2010, France, directed by Fred Cavayé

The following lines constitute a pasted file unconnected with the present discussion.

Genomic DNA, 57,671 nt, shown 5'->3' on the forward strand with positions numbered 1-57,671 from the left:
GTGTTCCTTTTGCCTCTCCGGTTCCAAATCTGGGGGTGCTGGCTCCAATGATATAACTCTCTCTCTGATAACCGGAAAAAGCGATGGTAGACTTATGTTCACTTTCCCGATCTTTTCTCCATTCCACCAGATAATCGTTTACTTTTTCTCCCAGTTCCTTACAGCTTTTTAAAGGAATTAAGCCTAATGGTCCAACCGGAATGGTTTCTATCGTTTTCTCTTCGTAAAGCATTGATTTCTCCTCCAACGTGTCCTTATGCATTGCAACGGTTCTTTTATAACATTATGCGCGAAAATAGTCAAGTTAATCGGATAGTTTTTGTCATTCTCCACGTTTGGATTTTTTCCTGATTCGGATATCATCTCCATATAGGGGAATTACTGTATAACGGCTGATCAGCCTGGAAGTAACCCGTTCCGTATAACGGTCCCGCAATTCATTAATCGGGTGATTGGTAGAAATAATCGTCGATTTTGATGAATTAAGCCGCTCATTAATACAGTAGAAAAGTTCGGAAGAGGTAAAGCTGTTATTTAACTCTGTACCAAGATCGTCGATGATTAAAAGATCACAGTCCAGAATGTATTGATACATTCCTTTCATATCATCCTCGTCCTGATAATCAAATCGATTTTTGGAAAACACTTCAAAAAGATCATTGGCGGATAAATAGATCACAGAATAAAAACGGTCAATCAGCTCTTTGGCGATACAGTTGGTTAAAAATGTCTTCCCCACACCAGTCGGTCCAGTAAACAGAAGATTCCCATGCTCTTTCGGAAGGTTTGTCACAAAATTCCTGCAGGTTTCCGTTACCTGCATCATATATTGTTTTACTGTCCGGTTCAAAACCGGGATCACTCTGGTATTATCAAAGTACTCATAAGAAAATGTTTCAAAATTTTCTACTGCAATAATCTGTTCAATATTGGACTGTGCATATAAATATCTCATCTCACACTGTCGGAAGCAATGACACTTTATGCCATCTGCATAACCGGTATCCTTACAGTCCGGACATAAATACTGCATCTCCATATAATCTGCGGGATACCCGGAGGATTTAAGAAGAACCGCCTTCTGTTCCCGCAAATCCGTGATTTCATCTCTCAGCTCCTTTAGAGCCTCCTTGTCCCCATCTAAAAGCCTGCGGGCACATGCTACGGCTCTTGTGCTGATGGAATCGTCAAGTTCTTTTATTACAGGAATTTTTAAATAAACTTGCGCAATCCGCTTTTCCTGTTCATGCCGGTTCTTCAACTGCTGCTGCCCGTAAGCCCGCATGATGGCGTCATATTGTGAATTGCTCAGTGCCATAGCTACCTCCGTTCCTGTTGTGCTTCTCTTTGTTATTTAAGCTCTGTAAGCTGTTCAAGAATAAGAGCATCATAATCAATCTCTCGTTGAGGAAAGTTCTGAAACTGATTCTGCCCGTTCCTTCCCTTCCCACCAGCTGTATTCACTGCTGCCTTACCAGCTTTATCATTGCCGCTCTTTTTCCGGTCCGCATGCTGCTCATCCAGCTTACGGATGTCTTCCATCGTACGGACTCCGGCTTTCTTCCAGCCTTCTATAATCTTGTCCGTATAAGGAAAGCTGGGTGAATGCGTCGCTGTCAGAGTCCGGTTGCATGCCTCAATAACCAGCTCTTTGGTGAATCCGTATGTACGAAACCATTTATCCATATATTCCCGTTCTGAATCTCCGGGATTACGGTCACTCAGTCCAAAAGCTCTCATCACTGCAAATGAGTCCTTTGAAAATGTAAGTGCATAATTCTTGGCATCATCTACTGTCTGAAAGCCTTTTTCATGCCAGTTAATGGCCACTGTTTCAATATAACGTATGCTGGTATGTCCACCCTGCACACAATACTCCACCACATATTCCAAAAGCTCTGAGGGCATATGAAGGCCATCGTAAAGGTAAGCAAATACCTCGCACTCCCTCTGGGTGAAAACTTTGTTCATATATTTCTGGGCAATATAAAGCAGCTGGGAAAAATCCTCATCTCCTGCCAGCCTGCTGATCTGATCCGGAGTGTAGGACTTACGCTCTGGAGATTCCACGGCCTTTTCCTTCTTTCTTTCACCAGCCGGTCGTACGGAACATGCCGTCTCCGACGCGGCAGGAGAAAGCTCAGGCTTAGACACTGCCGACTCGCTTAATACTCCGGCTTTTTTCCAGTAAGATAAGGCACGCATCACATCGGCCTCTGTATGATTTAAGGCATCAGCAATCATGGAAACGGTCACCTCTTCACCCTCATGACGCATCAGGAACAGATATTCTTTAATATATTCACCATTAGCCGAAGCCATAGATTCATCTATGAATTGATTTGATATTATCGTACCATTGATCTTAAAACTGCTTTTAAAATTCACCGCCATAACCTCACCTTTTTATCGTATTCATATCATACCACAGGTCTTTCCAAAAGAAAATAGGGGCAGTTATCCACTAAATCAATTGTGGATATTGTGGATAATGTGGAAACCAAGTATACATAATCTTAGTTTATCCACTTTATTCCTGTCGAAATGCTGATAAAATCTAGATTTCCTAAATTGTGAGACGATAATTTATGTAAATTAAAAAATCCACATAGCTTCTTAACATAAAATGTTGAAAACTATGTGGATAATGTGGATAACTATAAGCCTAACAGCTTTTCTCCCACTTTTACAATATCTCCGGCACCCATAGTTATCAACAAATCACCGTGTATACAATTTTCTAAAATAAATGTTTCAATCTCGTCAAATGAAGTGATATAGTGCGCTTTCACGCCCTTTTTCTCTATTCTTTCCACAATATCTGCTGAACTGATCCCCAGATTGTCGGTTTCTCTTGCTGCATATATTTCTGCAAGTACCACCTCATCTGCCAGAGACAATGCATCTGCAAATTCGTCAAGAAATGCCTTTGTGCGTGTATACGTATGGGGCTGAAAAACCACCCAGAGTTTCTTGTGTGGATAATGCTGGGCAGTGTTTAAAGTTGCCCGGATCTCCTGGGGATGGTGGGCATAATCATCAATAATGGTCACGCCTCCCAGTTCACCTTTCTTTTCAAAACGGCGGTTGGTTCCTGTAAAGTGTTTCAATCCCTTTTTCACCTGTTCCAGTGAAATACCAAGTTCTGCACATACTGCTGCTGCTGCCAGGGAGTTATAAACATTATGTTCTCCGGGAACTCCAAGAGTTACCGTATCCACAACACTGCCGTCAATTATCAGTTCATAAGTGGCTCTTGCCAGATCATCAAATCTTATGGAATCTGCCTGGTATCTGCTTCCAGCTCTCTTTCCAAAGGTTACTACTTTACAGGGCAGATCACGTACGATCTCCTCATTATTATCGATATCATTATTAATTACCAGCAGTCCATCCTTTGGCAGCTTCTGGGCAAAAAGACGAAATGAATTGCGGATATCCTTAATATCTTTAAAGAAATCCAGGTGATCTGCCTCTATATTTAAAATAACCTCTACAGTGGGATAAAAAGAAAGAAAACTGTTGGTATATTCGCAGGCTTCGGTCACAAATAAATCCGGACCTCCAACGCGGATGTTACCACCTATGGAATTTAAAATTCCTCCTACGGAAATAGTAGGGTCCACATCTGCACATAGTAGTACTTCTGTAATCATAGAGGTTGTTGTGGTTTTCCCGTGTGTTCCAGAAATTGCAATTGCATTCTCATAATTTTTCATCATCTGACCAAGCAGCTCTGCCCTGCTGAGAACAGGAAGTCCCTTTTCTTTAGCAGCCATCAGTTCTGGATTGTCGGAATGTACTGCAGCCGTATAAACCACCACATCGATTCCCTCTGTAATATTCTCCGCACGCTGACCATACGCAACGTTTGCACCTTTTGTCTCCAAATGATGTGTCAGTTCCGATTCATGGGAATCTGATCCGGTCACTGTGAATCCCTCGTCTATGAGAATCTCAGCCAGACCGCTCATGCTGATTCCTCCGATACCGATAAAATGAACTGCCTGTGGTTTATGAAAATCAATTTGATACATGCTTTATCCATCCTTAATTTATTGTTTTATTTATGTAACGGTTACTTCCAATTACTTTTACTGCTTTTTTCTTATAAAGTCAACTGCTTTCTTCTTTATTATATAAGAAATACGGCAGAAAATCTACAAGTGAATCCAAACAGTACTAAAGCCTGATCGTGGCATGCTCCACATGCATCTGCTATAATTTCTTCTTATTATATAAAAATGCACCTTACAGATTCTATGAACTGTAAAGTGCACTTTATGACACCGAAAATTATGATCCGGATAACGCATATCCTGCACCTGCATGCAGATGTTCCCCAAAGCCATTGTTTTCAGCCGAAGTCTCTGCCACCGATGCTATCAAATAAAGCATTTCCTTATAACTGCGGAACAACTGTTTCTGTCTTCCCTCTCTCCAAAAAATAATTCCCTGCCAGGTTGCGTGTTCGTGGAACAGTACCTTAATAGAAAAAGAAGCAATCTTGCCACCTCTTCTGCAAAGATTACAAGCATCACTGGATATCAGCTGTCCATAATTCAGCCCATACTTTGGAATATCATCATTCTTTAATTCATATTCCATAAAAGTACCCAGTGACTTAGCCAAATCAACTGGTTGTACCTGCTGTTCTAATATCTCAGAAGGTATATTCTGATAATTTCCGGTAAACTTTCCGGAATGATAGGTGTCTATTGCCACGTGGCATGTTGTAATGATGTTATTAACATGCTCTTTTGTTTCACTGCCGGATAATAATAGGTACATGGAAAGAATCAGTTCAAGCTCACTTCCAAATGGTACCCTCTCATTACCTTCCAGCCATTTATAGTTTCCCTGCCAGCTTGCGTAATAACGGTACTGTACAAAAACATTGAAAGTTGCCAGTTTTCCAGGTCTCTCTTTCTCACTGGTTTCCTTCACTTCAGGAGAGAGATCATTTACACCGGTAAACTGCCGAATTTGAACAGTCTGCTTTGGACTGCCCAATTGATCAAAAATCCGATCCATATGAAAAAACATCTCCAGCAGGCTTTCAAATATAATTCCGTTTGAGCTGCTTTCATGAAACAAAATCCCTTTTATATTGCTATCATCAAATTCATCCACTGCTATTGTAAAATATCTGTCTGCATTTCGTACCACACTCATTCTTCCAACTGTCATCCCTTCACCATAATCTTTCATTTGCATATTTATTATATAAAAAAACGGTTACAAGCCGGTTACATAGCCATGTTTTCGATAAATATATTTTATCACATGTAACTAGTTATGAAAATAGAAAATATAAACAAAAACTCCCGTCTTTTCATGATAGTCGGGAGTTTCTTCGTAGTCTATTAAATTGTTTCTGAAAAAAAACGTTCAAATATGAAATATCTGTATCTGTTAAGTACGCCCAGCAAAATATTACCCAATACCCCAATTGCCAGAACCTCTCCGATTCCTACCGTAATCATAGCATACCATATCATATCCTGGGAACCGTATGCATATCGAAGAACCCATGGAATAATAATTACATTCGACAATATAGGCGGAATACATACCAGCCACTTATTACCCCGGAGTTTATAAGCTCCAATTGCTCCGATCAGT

After I watched Nuit blanche, Netflix thought I might fancy À bout portant too -- unsurprising given that they are both pretty relentless actioners, with kidnapping at the core of the action, though this film is rather more fanciful in some of its set-ups, and occasionally recalls some of the delirious construction of a late 1980s John Woo flick, where credibility takes a firm back seat to adrenaline. With the exception of the pregnant-woman-in-peril sequences, which add almost nothing except a vaguely TV vibe, the first hour is very strong, sketching out the consequences for an ordinary man (Gilles Lellouche) caught up in extraordinary crime as well as the unlikely partnership he forges, reasonably credibly, with a criminal (Roschdy Zem) with whom he has crossed paths. Cavayé can't quite keep it all in the air as the movie advances, though -- there are a few too many racing-against-the-clock sequences, while it's sometimes very hard to tell when people are truly in danger given that we have no sense of their proximity to each other (Nuit blanche was much stronger on this score, with shots more carefully structured to show us the relationships between the characters as they progressed through the film's main setting). The end result, disappointingly, is all too neat, much closer to Hollywood on the Seine than the grittier opening might imply.